The company authorised to sell Irish Olympic tickets has claimed it always acted properly and fully in line with guidelines.
PRO10 Sports Management, who was authorised to sell the Olympic Council of Ireland (OCI) allocated tickets, said they had simply given tickets to Irishman Kevin Mallon to allow their customers collect them in Rio.
It comes as Sports Minister Shane Ross prepares to fly to Rio de Janeiro tomorrow to meet with the head of the OCI, Pat Hickey, to question how around 1,000 tickets reportedly ended up on the black market.
Mr Ross said he was “uneasy” with how the OCI intends to investigate the allegations of ticket touting and has called for an independent person to be involved in the internal probe.
In a statement released yesterday, PR10 said: “The tickets Mr Kevin Mallon, an employee of THG group, had in his possession were held on our behalf to be made available simply for collection by Irish and other European customers of Pro 10 in Rio.
“These had been made available for sale through the authorised Irish Authorised Ticket Reseller (ATR) process and were sold to legitimate customers of PRO10 at face value plus the allowed ATR reseller fee.”
The statement added that it is “normal practice” for ATRs to have tickets available for collection in Rio and the company had suffered “significant commercial loss” as a result of the tickets being seized.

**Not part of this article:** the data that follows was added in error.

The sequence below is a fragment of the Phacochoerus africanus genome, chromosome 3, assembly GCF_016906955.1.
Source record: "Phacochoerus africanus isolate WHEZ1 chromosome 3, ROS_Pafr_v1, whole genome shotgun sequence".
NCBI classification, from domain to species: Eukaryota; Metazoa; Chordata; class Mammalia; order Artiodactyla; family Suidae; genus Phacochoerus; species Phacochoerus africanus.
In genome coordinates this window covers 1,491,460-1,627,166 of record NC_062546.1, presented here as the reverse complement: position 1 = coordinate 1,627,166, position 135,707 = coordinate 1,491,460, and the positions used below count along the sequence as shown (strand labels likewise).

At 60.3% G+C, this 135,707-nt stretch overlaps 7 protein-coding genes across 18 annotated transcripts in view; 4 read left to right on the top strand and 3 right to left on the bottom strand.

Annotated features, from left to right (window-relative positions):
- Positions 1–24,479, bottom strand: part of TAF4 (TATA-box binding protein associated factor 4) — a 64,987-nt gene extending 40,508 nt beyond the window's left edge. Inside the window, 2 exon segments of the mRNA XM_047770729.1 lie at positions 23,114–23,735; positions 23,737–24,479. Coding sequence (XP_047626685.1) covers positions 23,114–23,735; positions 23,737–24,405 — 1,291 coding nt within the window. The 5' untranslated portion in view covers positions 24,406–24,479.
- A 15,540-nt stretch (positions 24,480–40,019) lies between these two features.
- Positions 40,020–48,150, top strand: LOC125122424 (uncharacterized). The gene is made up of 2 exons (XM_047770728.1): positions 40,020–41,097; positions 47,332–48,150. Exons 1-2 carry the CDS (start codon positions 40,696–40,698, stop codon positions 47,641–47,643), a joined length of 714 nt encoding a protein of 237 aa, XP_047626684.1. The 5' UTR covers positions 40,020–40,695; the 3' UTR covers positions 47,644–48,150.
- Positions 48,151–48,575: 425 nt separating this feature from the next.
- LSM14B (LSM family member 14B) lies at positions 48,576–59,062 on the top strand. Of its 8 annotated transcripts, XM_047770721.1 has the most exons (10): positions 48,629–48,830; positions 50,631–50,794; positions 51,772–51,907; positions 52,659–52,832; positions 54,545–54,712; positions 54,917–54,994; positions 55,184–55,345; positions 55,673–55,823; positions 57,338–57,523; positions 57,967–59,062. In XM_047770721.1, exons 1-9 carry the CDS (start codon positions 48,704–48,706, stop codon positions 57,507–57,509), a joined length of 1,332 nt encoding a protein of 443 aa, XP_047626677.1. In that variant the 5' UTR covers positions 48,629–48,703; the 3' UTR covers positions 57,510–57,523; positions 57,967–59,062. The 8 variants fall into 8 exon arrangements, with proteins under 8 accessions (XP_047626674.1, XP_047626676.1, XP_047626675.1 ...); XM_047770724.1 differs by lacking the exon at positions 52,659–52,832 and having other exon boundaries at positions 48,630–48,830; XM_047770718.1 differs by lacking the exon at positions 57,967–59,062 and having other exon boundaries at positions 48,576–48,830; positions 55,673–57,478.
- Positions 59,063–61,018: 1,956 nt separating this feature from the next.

There are now four investigations under way — one criminal — into the allegations.
Mr Ross said he felt “uneasy” at the fact that the OCI inquiry may not be independent.
“What I am not happy about is the make-up of the committee. I think that the independence of the OCI committee is something we should look at.
“It does appear from what he [Mr Hickey] said... that the committee looking into this consists of the vice-president of the OCI, the secretary general of the OCI. They are approved by the executive committee of the OCI.
“The problem here is that the Olympic Council of Ireland is a player itself,” he told RTÉ.
Mr Ross’s position was backed by Health Minister Simon Harris, who said there are “very serious questions that need to be answered” by Irish Olympic officials. Mr Harris said the make-up of any group investigating the black market tickets scandal must be decided by Mr Ross to ensure its independence.
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